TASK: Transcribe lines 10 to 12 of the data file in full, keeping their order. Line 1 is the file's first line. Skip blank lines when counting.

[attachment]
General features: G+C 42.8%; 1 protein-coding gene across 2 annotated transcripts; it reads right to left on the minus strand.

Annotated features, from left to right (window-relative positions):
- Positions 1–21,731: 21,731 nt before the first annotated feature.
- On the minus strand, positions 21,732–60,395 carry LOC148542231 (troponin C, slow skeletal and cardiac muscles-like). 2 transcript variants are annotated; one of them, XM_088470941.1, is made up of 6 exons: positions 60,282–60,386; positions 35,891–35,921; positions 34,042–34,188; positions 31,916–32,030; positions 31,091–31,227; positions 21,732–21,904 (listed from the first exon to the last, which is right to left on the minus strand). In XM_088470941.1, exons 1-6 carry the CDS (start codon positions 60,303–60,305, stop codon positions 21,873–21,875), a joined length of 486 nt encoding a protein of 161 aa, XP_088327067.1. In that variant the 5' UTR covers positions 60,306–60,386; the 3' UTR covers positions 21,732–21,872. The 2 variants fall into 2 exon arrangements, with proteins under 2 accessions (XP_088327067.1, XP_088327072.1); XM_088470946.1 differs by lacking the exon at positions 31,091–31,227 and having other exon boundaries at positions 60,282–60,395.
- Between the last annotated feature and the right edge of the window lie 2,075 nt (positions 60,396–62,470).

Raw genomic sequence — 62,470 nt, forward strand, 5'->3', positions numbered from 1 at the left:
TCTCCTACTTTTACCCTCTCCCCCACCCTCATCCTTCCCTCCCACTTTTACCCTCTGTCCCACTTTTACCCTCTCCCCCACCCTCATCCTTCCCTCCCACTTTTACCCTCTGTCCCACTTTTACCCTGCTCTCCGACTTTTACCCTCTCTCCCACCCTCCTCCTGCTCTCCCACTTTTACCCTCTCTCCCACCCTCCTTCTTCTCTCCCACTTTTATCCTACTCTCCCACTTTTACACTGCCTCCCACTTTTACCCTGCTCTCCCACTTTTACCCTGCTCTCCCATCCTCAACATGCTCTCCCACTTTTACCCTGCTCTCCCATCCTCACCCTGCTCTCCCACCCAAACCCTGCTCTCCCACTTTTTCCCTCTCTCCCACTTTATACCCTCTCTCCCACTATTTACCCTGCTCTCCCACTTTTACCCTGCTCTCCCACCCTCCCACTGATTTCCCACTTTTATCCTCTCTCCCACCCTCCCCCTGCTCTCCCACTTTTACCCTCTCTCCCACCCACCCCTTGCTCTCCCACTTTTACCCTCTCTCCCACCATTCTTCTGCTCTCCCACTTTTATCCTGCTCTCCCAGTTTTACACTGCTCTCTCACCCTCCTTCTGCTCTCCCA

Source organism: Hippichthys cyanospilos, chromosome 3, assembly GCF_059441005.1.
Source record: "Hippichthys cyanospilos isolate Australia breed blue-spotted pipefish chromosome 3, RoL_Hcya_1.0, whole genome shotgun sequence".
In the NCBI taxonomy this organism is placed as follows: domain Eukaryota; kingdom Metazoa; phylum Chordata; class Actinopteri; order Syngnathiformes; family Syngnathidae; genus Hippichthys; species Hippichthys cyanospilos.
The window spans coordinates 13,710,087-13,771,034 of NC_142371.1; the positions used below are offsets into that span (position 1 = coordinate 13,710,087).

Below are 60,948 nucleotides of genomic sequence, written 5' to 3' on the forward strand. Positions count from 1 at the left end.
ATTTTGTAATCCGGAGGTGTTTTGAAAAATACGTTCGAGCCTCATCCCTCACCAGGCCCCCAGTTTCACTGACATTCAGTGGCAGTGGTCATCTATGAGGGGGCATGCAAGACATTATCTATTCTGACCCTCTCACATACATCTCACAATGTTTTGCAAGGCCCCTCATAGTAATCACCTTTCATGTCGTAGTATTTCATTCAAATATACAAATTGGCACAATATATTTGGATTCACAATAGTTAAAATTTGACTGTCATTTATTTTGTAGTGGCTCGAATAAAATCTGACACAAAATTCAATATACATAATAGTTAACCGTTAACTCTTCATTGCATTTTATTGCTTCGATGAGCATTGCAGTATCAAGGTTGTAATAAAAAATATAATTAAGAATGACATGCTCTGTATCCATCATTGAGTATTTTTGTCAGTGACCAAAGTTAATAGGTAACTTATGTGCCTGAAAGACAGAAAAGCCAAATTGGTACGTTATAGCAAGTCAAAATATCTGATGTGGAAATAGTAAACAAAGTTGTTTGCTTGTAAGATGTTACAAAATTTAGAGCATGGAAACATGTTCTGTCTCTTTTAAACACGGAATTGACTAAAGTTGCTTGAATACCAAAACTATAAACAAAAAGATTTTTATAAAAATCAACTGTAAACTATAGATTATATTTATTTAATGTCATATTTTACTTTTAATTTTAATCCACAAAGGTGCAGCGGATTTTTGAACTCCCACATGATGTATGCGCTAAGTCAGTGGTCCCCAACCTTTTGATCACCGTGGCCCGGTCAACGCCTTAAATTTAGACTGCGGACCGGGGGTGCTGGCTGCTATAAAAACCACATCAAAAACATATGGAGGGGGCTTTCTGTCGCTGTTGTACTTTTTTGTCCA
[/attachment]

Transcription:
In the NCBI taxonomy this organism is placed as follows: domain Eukaryota; kingdom Metazoa; phylum Chordata; class Actinopteri; order Syngnathiformes; family Syngnathidae; genus Hippichthys; species Hippichthys cyanospilos.
The window spans coordinates 13,710,087-13,771,034 of NC_142371.1; the positions used below are offsets into that span (position 1 = coordinate 13,710,087).

Below are 60,948 nucleotides of genomic sequence, written 5' to 3' on the forward strand. Positions count from 1 at the left end.